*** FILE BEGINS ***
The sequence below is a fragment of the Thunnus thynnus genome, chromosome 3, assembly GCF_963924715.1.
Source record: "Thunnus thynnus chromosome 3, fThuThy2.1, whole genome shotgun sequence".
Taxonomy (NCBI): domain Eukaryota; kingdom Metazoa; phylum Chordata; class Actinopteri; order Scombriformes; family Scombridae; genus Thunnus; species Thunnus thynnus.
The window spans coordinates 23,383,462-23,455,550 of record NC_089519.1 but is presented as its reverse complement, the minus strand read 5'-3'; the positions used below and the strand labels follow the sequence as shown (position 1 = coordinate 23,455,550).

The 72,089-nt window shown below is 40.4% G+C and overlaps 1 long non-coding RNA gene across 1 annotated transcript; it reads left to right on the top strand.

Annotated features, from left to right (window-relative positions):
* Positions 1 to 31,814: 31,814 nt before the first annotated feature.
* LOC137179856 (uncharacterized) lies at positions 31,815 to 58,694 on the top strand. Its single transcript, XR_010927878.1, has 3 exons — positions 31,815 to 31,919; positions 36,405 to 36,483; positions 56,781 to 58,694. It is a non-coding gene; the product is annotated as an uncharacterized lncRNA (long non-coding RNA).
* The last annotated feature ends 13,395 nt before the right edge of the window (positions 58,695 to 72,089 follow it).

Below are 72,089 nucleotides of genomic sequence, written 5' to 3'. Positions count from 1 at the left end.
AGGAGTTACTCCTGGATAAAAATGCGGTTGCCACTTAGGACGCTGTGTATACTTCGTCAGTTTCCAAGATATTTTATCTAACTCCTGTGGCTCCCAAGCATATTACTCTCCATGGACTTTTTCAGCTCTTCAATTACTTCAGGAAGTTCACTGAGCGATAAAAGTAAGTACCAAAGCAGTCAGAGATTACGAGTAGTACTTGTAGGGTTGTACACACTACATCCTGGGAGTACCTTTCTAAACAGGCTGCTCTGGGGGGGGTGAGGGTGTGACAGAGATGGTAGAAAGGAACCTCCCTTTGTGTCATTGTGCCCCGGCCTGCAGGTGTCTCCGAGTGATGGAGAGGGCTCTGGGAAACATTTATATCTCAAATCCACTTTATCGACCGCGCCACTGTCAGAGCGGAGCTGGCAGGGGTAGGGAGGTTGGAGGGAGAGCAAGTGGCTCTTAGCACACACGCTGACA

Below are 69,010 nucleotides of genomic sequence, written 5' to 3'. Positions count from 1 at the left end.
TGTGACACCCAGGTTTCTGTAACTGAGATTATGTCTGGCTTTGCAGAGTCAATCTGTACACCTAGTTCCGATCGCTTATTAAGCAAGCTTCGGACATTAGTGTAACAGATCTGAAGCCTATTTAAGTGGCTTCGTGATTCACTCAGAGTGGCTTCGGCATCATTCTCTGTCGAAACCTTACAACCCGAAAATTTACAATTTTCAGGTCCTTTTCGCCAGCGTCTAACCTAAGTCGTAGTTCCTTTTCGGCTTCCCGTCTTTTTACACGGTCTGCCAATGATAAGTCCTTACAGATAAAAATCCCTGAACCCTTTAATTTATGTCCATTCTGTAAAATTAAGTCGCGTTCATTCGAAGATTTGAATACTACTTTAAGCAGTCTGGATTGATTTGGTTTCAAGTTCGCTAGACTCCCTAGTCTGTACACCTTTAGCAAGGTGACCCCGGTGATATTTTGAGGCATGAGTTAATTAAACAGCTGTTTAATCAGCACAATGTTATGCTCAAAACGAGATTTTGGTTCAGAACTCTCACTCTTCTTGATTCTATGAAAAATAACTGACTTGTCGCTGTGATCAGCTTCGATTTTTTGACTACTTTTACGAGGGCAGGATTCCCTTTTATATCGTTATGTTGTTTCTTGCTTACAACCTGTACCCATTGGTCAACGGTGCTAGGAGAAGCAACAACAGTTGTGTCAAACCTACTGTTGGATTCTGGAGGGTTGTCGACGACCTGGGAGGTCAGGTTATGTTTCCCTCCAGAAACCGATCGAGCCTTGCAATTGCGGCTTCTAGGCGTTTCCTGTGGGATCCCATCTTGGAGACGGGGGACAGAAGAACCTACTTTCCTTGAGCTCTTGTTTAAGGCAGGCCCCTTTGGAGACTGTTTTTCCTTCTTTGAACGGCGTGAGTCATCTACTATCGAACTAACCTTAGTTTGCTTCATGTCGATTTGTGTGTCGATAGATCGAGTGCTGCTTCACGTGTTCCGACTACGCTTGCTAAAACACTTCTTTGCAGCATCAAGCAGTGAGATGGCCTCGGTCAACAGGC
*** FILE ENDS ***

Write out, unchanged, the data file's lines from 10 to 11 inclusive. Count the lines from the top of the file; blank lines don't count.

Below are 72,089 nucleotides of genomic sequence, written 5' to 3'. Positions count from 1 at the left end.
AGGAGTTACTCCTGGATAAAAATGCGGTTGCCACTTAGGACGCTGTGTATACTTCGTCAGTTTCCAAGATATTTTATCTAACTCCTGTGGCTCCCAAGCATATTACTCTCCATGGACTTTTTCAGCTCTTCAATTACTTCAGGAAGTTCACTGAGCGATAAAAGTAAGTACCAAAGCAGTCAGAGATTACGAGTAGTACTTGTAGGGTTGTACACACTACATCCTGGGAGTACCTTTCTAAACAGGCTGCTCTGGGGGGGGTGAGGGTGTGACAGAGATGGTAGAAAGGAACCTCCCTTTGTGTCATTGTGCCCCGGCCTGCAGGTGTCTCCGAGTGATGGAGAGGGCTCTGGGAAACATTTATATCTCAAATCCACTTTATCGACCGCGCCACTGTCAGAGCGGAGCTGGCAGGGGTAGGGAGGTTGGAGGGAGAGCAAGTGGCTCTTAGCACACACGCTGACA